Borge’s Map

“we now use the country itself, as its own map, and I assure you it does nearly as well”

Ubiquitous Sensing. The number of Internet-connected devices hit 8.7 billion in 2012. IP-enabled sensors are projected to exceed 50 billion by 2020. The number of sensors of all types is variously projected at between 1 trillion and 10 trillion between 2017 and 2025. The lower estimate translates to 140 sensors for every man, woman, and child on the planet.

Ubiquitous Connectivity. Mobile broadband subscriptions reached 2.3 billion in 2014—five times the number in 2008. The smartphone is the fastest-adopted technology ever; the biggest absolute growth is in India and China. At the end of 2014 there were nearly 7 billion mobile-cellular subscriptions globally—nearly one per person on Earth.

Convergent Data. The world’s production of data grew 2,000-fold between 2000 and 2012. Its stock of data is expected to double every two years; 99 percent of it is digitized and half has an IP address. This means that half of the world’s data can now be put together, at near-zero cost, to reveal patterns previously invisible. Half of the world’s data is already, technically, a single, universally accessible document.

borges map




Accrual or accumulation of something is, in financial terms, the adding together of interest or different investment sources over a period of time.

It holds specific meanings in accounting, where it can refer to accounts on a balance sheet that represent liabilities and non-cash-based assets used in accrual-based accounting. These types of accounts include, among others, accounts payable, accounts receivable, goodwill, deferred tax liability and future interest expense.

For example, a company delivers a product to a customer who will pay for it 30 days later in the next fiscal year, which starts a week after the delivery.
The company recognizes the proceeds as a revenue in its current income statement still for the fiscal year of the delivery, even though it will get paid in cash during the following accounting period. The proceeds are also an accrued income (asset) on the balance sheet for the delivery fiscal year, but not for the next fiscal year when cash is received.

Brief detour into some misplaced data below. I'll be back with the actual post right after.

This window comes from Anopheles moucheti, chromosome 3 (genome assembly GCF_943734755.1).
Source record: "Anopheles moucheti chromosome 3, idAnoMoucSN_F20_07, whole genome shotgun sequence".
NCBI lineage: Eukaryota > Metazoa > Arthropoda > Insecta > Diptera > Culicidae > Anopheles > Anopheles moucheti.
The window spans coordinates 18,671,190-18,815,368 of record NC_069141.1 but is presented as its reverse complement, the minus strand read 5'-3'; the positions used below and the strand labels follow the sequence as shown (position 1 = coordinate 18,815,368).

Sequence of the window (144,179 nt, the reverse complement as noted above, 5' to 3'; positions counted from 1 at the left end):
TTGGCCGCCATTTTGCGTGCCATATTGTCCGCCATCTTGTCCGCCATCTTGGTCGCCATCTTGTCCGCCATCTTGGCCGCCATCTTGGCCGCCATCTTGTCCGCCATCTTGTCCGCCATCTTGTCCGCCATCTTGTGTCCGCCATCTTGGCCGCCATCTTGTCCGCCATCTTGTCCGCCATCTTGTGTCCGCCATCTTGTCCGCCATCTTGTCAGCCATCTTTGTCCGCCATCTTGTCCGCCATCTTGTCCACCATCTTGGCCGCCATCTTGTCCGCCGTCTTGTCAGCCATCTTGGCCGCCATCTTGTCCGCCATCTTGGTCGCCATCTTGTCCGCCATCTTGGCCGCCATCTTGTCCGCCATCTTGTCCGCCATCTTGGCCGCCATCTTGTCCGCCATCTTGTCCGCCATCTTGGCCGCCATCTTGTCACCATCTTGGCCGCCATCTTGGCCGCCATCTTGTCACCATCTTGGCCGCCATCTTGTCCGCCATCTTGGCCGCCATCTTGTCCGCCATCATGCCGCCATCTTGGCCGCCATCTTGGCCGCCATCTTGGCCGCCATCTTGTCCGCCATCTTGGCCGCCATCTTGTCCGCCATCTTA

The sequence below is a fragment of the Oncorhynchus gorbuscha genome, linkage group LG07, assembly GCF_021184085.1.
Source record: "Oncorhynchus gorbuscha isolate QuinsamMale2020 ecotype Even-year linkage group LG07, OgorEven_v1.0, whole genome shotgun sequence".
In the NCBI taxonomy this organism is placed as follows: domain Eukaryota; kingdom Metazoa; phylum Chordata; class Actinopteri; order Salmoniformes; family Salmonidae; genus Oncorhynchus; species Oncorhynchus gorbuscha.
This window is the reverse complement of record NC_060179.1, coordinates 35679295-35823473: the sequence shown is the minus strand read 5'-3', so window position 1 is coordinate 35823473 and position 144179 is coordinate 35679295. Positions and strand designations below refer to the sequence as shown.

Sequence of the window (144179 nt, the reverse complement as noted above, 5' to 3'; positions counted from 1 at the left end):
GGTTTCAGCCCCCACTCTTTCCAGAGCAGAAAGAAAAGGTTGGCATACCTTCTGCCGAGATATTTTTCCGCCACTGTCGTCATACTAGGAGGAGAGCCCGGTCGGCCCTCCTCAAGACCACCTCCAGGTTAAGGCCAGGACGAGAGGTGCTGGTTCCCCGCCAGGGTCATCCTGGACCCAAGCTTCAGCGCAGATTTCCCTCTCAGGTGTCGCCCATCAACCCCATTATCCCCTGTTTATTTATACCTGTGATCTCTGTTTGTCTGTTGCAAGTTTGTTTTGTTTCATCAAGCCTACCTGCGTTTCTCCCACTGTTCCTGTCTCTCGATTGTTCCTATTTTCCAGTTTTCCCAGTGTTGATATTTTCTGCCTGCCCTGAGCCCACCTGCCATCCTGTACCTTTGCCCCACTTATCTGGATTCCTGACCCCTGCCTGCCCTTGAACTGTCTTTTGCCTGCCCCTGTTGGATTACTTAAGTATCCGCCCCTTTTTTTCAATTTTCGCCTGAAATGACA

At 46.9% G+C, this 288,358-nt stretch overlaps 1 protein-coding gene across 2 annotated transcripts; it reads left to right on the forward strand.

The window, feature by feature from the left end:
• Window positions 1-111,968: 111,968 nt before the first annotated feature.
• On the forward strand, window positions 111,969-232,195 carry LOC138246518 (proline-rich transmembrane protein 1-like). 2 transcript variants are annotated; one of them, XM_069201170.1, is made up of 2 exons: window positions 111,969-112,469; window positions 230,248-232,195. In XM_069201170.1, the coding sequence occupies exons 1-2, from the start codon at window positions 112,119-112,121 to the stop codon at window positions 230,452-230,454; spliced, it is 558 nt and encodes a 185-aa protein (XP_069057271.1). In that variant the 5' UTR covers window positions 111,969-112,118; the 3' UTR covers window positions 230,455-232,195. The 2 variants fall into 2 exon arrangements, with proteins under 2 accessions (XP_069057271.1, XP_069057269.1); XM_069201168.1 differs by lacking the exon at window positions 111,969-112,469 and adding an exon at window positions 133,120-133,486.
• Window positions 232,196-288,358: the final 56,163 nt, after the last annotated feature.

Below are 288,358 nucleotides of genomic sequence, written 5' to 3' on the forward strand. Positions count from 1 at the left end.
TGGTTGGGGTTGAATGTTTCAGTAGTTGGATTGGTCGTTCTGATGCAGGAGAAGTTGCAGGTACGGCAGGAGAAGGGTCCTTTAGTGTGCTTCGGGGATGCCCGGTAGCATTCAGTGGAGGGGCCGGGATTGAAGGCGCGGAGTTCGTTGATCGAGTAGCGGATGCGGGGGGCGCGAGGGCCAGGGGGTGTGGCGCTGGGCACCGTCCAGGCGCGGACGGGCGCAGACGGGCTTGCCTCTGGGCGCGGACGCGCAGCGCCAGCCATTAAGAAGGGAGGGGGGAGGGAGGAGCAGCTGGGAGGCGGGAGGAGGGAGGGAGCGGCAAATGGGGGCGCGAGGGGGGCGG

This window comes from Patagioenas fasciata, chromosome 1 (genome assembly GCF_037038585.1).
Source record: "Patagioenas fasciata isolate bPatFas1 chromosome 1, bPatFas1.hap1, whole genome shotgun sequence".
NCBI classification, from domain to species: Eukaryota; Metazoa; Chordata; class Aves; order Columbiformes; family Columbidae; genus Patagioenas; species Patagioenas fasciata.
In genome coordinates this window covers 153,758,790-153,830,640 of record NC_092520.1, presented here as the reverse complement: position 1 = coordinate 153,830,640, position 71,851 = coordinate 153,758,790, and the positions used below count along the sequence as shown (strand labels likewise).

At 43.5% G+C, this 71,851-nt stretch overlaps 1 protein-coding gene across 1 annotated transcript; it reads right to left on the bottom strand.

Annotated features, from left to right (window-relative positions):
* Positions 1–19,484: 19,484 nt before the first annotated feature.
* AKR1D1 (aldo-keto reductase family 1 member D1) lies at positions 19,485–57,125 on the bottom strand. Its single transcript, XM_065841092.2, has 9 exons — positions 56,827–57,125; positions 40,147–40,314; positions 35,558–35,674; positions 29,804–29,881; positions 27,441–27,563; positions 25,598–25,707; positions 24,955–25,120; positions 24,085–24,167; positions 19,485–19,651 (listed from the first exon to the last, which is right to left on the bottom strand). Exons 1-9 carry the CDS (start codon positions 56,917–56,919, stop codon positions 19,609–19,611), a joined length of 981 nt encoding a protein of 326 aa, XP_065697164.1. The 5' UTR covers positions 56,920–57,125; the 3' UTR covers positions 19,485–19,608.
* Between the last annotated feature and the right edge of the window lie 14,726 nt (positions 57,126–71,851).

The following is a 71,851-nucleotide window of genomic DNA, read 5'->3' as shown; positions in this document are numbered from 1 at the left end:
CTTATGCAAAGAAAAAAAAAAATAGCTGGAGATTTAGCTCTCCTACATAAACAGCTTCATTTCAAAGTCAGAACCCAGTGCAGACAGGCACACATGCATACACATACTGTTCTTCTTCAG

Similarly, a salesperson, who sold the product, earned a commission at the moment of sale (or delivery). The company will recognize the commission as an expense in its current income statement, even though the salesperson will actually get paid at the end of the following week in the next accounting period. The commission is also an accrued expense (liability) on thebalance sheet for the delivery period, but not for the next period when the commission (cash) is paid out to the salesperson.

Limits Nor Morality

David Ricardo’s insight into the price of land is nevertheless interesting: the “scarcity principle” on which he relied meant that certain prices might rise to very high level over many decades.

This could well be enough to destabilize entire societies. The price system plays a key role in coordinating the activities of millions of individuals –indeed, today, billions of individuals in the the global economy.

The problem is that the price system knows neither limits nor morality.

It would be a serious mistake to neglect the importance of the scarcity principle for understanding the global distribution of wealth in the twenty-first century.

To convince oneself of this, it is enough to replace the price of farmlands in Ricardo’s model to the price of urban real estate in major world capitals, or, alternatively, by the price of oil.

In both cases, if the trend over the period 1970-2010 is extrapolated to the period 2010-2050 or 2010-2100, the result is economic, social, and political disequilibria of considerable magnitude, not only between but  within countries– desequilibria that inevitably call to mind the Ricardian apocalypse.”

Thomas Piketti, Capital in the 21st century


Subjective Experience

“The objective reality is the reality of the outside observer observing the process.

If we observe the development of an individual, salient events happen very quickly at first,

but later on milestones are more spread out, so we say time is slowing down.

The subjective experience, however, is the experience of the process itself,

assuming, of course, that the process is conscious.”

— Ray Kurzweil

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images (1)


Luck is an event that meets three tests:

(1) some significant aspect of the event occurs largely or entirely independent  of the actions of the key actors in the enterprise ,

(2) the event has a potentially significant consequence (good or bad), and

(3) the event has some element of unpredictability.

Return on luck. Great by Choice, Collins and Hansen

Ants with Megaphones

“For a generation of cutomers used to do their buying research via search engine, a company’s brand is not what the company says it is, but what Google says it is.

The new tastemakers are us.

Word of mouth is now a public conversation, carried in blog comments and customer reviews, exhaustively collated and measured.

The ants have megaphones.

The Long Tail, pg 99